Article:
Scientists at The Scripps Research Institute have determined the structure of a critical protein from the Marburg virus, a close cousin of Ebola virus. These viruses cause similar diseases and are some of the deadliest pathogens on the planet, each killing up to 90 per cent of those infected.
Described in the 13 September 2012 publication of the journal PLoS Pathogens, the new research reveals how a key protein component of the Marburg virus, called VP35, blocks the human immune system, allowing the virus to grow unchecked. The structure provides a major step forward in understanding how the deadly virus works, and may be useful in the development of potential treatments for those infected.
''The immune system is designed to recognise certain hallmarks of virus infection,'' said Erica Ollmann Saphire, the Scripps Research scientist who led the effort. ''When these are sensed, an immediate antiviral defense is launched. However, the Marburg and Ebola viruses mask the evidence of their own infection. By doing so, the viruses are able to replicate rapidly and overwhelm the patient's ability to launch an effective defense.''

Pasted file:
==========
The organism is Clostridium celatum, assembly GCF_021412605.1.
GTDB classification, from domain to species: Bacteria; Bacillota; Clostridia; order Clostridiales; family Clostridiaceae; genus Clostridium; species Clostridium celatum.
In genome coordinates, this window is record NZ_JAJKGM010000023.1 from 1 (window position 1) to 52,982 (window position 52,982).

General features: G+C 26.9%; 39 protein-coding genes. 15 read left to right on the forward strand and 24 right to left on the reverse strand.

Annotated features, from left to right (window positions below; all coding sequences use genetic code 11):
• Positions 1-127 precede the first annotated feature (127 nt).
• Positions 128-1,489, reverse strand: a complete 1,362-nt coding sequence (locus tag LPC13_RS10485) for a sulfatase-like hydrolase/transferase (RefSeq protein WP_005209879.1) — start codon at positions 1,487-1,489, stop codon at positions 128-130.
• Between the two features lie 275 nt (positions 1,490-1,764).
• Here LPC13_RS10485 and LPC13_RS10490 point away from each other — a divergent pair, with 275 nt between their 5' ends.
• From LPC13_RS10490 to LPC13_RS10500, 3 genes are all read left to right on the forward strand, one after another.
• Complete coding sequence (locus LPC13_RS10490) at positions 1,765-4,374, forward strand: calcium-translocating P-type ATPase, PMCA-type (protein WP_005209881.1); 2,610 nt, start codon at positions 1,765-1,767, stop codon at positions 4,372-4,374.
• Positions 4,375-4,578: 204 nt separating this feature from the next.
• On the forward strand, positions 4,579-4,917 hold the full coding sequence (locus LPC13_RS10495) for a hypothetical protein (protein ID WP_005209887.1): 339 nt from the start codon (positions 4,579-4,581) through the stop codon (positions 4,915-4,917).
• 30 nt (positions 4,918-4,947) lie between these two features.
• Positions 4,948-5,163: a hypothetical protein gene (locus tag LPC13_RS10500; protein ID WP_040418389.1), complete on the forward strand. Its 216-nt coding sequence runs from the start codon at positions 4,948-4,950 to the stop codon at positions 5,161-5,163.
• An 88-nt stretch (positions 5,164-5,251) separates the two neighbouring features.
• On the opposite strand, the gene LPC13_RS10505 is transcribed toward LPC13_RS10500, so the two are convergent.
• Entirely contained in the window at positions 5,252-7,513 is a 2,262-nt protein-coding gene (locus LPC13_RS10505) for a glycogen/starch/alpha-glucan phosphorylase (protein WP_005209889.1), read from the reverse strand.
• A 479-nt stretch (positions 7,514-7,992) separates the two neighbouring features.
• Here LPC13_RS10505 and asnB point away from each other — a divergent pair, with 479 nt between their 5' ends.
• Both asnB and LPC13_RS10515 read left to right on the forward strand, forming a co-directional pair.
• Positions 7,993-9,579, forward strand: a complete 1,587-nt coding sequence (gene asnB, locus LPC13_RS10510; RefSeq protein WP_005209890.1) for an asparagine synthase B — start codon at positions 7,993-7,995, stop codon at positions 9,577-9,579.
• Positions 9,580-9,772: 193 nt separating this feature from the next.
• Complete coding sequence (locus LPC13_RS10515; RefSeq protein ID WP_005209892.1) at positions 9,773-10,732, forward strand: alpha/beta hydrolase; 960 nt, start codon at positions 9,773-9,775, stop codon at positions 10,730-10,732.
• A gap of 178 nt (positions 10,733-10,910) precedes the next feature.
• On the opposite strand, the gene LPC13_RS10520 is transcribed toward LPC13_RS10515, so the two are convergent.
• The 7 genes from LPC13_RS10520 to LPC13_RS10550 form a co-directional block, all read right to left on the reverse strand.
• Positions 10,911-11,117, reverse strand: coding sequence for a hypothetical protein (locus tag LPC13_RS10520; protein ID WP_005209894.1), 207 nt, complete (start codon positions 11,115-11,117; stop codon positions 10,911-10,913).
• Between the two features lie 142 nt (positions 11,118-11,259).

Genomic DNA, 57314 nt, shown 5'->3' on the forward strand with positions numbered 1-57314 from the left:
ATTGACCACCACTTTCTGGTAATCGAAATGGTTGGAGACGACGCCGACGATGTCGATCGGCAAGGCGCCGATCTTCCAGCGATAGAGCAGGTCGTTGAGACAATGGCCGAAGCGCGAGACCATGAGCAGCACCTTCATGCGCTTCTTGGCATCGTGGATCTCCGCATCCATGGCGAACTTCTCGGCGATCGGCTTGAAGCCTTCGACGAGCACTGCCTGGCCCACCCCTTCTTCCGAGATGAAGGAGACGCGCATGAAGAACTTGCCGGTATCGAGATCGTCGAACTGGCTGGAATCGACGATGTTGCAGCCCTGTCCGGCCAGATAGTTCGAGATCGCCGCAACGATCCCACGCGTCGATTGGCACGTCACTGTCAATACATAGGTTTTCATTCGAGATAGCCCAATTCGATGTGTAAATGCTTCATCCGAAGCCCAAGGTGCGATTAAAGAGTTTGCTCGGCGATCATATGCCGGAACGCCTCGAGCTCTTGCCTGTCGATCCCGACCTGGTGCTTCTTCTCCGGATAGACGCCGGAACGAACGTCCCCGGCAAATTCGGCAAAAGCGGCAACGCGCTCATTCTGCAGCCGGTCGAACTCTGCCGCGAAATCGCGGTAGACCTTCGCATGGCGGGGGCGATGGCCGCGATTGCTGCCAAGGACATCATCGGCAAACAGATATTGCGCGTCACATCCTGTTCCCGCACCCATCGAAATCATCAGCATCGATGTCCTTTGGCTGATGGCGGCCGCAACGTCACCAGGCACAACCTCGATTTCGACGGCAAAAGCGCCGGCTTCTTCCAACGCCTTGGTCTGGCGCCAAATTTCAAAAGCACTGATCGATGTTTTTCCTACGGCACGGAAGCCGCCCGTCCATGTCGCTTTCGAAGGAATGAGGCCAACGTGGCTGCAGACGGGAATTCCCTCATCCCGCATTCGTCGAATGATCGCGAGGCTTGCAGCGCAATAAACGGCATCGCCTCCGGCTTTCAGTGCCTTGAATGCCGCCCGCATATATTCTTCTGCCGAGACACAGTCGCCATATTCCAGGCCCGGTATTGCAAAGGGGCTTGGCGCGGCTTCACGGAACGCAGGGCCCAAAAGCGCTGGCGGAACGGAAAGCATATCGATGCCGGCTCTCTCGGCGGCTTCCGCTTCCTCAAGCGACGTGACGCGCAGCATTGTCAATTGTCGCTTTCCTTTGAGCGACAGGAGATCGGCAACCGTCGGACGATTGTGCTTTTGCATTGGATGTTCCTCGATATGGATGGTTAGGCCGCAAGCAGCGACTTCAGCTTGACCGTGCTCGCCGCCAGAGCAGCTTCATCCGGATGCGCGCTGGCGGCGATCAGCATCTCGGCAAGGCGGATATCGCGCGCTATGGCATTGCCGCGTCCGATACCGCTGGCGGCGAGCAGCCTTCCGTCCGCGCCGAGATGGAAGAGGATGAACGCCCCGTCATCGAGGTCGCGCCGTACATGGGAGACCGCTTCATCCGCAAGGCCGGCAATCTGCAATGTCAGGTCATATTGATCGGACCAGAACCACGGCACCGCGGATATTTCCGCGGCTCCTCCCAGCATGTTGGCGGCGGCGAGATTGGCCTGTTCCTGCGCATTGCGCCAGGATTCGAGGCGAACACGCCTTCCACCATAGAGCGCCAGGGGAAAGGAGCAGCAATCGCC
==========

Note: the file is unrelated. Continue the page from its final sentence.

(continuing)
Ebola virus outbreaks have occurred in the last month in both Uganda and the Democratic Republic of the Congo, while Marburg virus broke out in Angola in 2005 to 2006 and again in Uganda in 2007.
The Angolan Marburg virus outbreak began in a pediatric ward and killed 88 percent of those it infected. The virus has since been imported into the United States (Colorado) and the Netherlands by tourists who had visited Africa.
There is currently no cure for Marburg haemorrhagic fever. The virus is spread when people come into contact with the bodily fluids of a person or animal who is already infected. The best treatment consists of administering fluids and taking protective measures to ensure containment, like isolating the patient and washing sheets with bleach.